Cavs' Kevin Love had 'honest' talk with LeBron James before re-signing

CLEVELAND -- Kevin Love's poolside chat with superstar LeBron James convinced him to jump back in with the Cavaliers.

Love, who announced last week that he will stay in Cleveland, said Thursday that he and James had a "very honest" talk before free agency opened and the discussion led him to re-signing with the Cavs, a team he hopes to help win an NBA championship. Later Thursday, a source told ESPN's Chris Broussard that James agent, Rich Paul, has notified the Cavaliers that James will sign a two-year deal worth the maximum of $46.9 million to return to the team. James' salary will jump to $22.97 million next season, and he has a player option for the second year.

The Love-James relationship was constantly analyzed last season as the Cavs tried to mesh new players under first-year coach David Blatt.

There were some awkward periods, but Love indicated on a video posted on The Players' Tribune that any issues between he and James were resolved when they met shortly before free agency opened.

"He happened to be in Los Angeles the same time I was," Love said of James, who remains a free agent but will re-sign with Cleveland.

"So, we just talked everything out and a lot of stuff was very honest and we came to a really good place and we agreed on a lot of things, so I think that was also a very big deal when you're talking to the best player in the world."

The pair was photographed sitting near a pool and Love said "it turns out pools are great meeting places" when he revealed he would re-sign with Cleveland.

Love said his new contract with the Cavs is "inked and official." The team officially announced the deal later Thursday afternoon.

"From the moment Kevin arrived, he has shared our plan for winning in Cleveland. Today confirms our mutual belief in that vision," Cavs GM David Griffin said in the team release. "As one of the truly elite players in the NBA, Kevin's value and impact was critical to our success this past season and we are thrilled that he will be part of our core group for many years to come."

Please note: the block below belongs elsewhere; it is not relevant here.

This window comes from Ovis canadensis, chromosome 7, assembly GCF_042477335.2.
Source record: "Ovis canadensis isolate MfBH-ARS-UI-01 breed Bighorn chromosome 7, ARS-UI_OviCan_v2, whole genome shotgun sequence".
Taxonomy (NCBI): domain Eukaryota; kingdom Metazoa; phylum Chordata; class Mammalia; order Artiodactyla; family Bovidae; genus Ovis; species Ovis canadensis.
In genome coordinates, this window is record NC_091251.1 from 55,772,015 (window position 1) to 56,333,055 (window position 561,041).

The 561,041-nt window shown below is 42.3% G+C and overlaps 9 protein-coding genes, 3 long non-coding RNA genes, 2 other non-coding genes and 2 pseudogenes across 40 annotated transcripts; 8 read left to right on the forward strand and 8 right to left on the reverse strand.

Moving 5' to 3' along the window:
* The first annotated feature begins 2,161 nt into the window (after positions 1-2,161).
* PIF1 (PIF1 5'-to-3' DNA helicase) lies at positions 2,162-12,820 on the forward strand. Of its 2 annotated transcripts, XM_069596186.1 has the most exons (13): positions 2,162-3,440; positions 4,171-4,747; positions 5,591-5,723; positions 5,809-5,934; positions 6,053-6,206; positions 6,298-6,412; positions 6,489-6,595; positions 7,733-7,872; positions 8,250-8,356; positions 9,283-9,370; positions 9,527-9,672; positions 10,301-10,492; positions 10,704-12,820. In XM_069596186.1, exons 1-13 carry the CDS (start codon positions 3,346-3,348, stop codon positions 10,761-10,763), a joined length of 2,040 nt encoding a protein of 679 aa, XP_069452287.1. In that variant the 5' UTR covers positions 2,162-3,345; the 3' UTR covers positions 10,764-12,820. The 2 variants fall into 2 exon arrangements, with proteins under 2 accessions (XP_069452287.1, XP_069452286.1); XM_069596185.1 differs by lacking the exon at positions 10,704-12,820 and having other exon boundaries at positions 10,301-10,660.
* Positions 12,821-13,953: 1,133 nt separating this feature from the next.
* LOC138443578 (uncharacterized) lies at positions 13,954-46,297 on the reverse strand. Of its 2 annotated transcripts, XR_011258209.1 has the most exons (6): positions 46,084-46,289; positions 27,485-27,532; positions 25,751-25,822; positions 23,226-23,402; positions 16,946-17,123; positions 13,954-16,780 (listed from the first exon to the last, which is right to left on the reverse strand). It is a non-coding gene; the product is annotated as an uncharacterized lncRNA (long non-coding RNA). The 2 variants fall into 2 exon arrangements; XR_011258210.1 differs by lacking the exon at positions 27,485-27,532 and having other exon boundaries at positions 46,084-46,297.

The league set its salary cap for the 2015-16 season on Wednesday, and based on the new data, Love will get a five-year, $113.2 million contract. His salary for next season will be $19.69 million.

But Love said his desire to win a title with the Cavs outweighed every other consideration when deciding where to continue his career.

He was unable to play in the NBA Finals after suffering a serious shoulder injury in the opening round against Boston and undergoing surgery.

Love said watching the Warriors celebrate after winning Game 6 in Cleveland motivated him to return to the Cavs, who pulled off a blockbuster trade last summer to pair him with James and All-Star guard Kyrie Irving.

"I expressed this to LeBron, and he'd been through it a couple of times now -- I can actually go wherever I want and pick the team I want to play for," Love said.

"But every time I went through the different scenarios, I always came out at the same place, and that was to be in Cleveland and try to win championships. I would be able to really help this team win and going forward make a very big impact on this team and on this city, trying to bring a championship or championships."

Love was the Cavs' first free-agent move, but not the only one.

The Cavs are still working toward a deal with forward Tristan Thompson, who is represented by James' agent. Thompson emerged as valuable player in the postseason after Love got hurt.

Also, the Cavs announced the signing of guard Iman Shumpert, who received a four-year, $40 million contract. Cleveland may also make the signing of guard Mo Williams official. He's reuniting with James and is a bargain at two years for $4.3 million as the Cavs needed to upgrade their backup guard situation.

J.R. Smith, acquired in a trade during the season, remains a free agent and it's not clear if the Cavs will re-sign him. He opted out of a $6.4 million contract last week and hit the market.

The Associated Press contributed to this report.